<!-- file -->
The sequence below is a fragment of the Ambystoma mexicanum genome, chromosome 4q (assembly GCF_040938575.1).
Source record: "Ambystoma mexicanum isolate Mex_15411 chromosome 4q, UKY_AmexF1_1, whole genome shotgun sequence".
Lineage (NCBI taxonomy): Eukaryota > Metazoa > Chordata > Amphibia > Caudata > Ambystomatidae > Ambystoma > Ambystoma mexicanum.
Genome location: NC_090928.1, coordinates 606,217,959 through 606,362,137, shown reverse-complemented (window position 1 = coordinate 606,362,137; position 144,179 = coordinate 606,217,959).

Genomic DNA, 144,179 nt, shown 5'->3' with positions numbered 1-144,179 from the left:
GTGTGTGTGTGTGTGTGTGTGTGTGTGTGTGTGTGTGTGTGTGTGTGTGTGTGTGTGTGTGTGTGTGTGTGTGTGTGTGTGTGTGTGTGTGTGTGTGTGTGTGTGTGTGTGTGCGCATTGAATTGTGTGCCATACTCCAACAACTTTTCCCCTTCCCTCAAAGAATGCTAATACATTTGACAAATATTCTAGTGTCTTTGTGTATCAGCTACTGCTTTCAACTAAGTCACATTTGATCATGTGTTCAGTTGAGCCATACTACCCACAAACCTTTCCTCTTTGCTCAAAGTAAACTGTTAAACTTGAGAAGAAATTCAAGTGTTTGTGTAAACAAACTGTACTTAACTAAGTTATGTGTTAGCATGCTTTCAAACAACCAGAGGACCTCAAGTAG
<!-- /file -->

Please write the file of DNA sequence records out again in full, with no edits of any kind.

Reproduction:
The sequence below is a fragment of the Ambystoma mexicanum genome, chromosome 4q (assembly GCF_040938575.1).
Source record: "Ambystoma mexicanum isolate Mex_15411 chromosome 4q, UKY_AmexF1_1, whole genome shotgun sequence".
Lineage (NCBI taxonomy): Eukaryota > Metazoa > Chordata > Amphibia > Caudata > Ambystomatidae > Ambystoma > Ambystoma mexicanum.
Genome location: NC_090928.1, coordinates 606,217,959 through 606,362,137, shown reverse-complemented (window position 1 = coordinate 606,362,137; position 144,179 = coordinate 606,217,959).

Genomic DNA, 144,179 nt, shown 5'->3' with positions numbered 1-144,179 from the left:
GTGTGTGTGTGTGTGTGTGTGTGTGTGTGTGTGTGTGTGTGTGTGTGTGTGTGTGTGTGTGTGTGTGTGTGTGTGTGTGTGTGTGTGTGTGTGTGTGTGTGTGTGTGTGTGTGCGCATTGAATTGTGTGCCATACTCCAACAACTTTTCCCCTTCCCTCAAAGAATGCTAATACATTTGACAAATATTCTAGTGTCTTTGTGTATCAGCTACTGCTTTCAACTAAGTCACATTTGATCATGTGTTCAGTTGAGCCATACTACCCACAAACCTTTCCTCTTTGCTCAAAGTAAACTGTTAAACTTGAGAAGAAATTCAAGTGTTTGTGTAAACAAACTGTACTTAACTAAGTTATGTGTTAGCATGCTTTCAAACAACCAGAGGACCTCAAGTAG